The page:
Solomon Barega restored Ethiopia’s dominance in the men’s 10,000m, charging to the front on the final lap and holding off two Ugandan favorites to win the first athletics gold medal of the Tokyo Olympic Games on Friday, July 30, 2021.
The 20-year-old Barega staved off a late challenge from world record-holder, Joshua Cheptegei, and world-leader, Jacob Kiplimo, to win his first major championships title in 27:43.22.
Barega’s triumph brought redemption for Ethiopia, which had dominated the 25-lap event for more than 20 years – with Haile Gebrselassie winning back-to-back titles in 1996 and 2000 and Kenenisa Bekele earning consecutive victories in 2004 and 2008.
Britain’s Mo Farah swept the men’s 5,000m and 10,000m in 2012 and 2016, but failed to qualify for the Tokyo Games.
“It’s very well known that we have been winners for the 10,000m competition,” Barega said. “Since Kenenisa won the last time, we have been unable to achieve a gold medal. I am very proud. It means a lot to me. Even in the future, I want to make history like my previous colleagues. I’m also very hopeful to achieve more in this Olympics.”
Barega, who won silver in the 5000m at the 2019 World Athletics Championships in Doha, said he still plans to run the 5000m in Tokyo. Cheptegei and Kiplimo are also in the 5000m race.
Cheptegei, the reigning world 10,000m champion took silver on Friday in 27:43.63 for his first Olympic medal. Kiplimo won the bronze in 27:43.88, marking the first time Uganda placed two athletes on the podium at an Olympics.
Cheptegei broke Bekele’s world 5000m and 10,000m world records last year but hadn’t run the longer distances this year.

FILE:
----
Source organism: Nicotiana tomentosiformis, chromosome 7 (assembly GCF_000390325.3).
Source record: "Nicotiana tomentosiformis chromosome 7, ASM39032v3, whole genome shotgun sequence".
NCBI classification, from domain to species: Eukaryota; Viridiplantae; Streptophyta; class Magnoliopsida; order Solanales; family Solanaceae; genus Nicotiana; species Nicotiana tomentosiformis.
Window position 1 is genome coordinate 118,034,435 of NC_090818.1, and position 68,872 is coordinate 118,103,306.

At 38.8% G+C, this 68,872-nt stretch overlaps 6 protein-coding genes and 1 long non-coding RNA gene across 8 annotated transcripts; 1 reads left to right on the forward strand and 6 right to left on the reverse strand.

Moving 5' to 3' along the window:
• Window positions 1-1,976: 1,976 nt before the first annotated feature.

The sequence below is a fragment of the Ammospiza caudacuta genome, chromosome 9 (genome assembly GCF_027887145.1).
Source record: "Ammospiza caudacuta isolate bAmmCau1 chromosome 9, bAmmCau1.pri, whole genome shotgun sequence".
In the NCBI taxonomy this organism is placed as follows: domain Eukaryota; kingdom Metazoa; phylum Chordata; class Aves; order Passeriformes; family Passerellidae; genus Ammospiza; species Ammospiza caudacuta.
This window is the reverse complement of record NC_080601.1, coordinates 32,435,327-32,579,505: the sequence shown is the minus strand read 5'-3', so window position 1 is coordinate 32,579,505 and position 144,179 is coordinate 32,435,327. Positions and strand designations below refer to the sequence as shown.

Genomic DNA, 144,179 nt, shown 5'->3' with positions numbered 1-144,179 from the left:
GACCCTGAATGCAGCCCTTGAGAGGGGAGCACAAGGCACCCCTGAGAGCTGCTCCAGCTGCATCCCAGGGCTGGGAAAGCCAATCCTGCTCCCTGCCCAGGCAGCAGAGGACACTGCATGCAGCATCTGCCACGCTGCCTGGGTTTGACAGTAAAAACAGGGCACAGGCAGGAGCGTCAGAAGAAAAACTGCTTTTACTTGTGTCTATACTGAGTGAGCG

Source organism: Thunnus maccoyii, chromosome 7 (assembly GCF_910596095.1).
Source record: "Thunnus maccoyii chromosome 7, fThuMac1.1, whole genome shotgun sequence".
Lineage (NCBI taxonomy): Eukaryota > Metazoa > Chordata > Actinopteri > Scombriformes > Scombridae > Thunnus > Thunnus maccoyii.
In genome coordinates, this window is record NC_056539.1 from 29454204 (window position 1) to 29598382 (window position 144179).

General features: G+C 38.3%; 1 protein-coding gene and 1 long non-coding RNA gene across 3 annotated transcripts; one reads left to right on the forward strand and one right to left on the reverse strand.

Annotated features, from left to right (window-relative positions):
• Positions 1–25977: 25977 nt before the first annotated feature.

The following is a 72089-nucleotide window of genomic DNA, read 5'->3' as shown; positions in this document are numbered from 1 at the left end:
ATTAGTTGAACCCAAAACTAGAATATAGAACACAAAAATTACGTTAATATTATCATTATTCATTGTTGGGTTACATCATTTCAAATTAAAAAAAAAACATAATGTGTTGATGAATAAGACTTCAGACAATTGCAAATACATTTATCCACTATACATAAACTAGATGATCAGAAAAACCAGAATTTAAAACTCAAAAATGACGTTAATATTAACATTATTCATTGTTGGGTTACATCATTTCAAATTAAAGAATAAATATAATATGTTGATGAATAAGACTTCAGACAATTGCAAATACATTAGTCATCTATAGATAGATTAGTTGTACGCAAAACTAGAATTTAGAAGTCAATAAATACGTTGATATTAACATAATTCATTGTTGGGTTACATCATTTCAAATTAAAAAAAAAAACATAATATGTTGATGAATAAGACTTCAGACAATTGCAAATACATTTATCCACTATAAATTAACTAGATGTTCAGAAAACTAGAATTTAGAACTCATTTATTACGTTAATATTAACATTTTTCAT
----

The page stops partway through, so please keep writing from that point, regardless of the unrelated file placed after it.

The 20-year-old Kiplimo, meanwhile, had clocked a world-leading 26:33.93 in May, the second-fastest time over the distance since 2008 and a mark which moved him to seventh on the world all-time list.
So, while the Ugandans came in as the athletes to beat, it was Barega who timed his run to perfection on the night.
Another Ugandan, Stephen Kissa, set the early pace, separating from the pack by more than 40 meters and 10 seconds at different stages as part of what he said was the Ugandan team’s strategy.
But after Barega and Kenya’s, Rhonex Kipruto, eventually pulled even with him, Kissa dropped out with nine laps to go.
“It was a sacrifice for the team,” Kissa said. “We had a plan for me to go ahead to make it a fast race. I thought they were going to follow me but when I looked round they were not there. My teammates stayed behind. They couldn’t do it.”
Kiplimo said Kissa’s pace-making strategy didn’t work.
“He was trying to push the pace, maybe a bit too fast,” he said. “It’s a bit hot, a bit too humid. That’s why we didn’t follow the pace.”
Kipruto held the lead until Cheptegei pulled slightly ahead with four laps to go as another Kenyan, Rodgers Kwemoi, hung on his shoulder. Canada’s Mohammed Ahmed made a break to the front on the second-to-last lap but couldn’t sustain the pace.
Barega swept back into the lead as the bell lap rung and never looked back. Cheptegei and Kiplimo began their kick with about 200m to go. Cheptegei passed Kiplimo with 20 meters left and closed on Barega but it was not enough.
Cheptegei was philosophical about the result.
“I came here expecting to win gold, but you never know how someone has prepared and you just have to be grateful and thankful that you had the best opportunity of being on the podium,” he said.
Cheptegei said he was bothered by an Achilles tendon injury and lack of motivation in the build-up to the Games.”This year was really a very difficult year for me in terms of racing,” he said adding, “It’s the year that I have lost all the focus, all the belief. There was a lot of pressure and I was losing it out in every moment.”
For Barega, the victory provided him with another goal: taking Cheptegei’s world record.
“That is my primary target,” he said. “I want to break the record in the future.”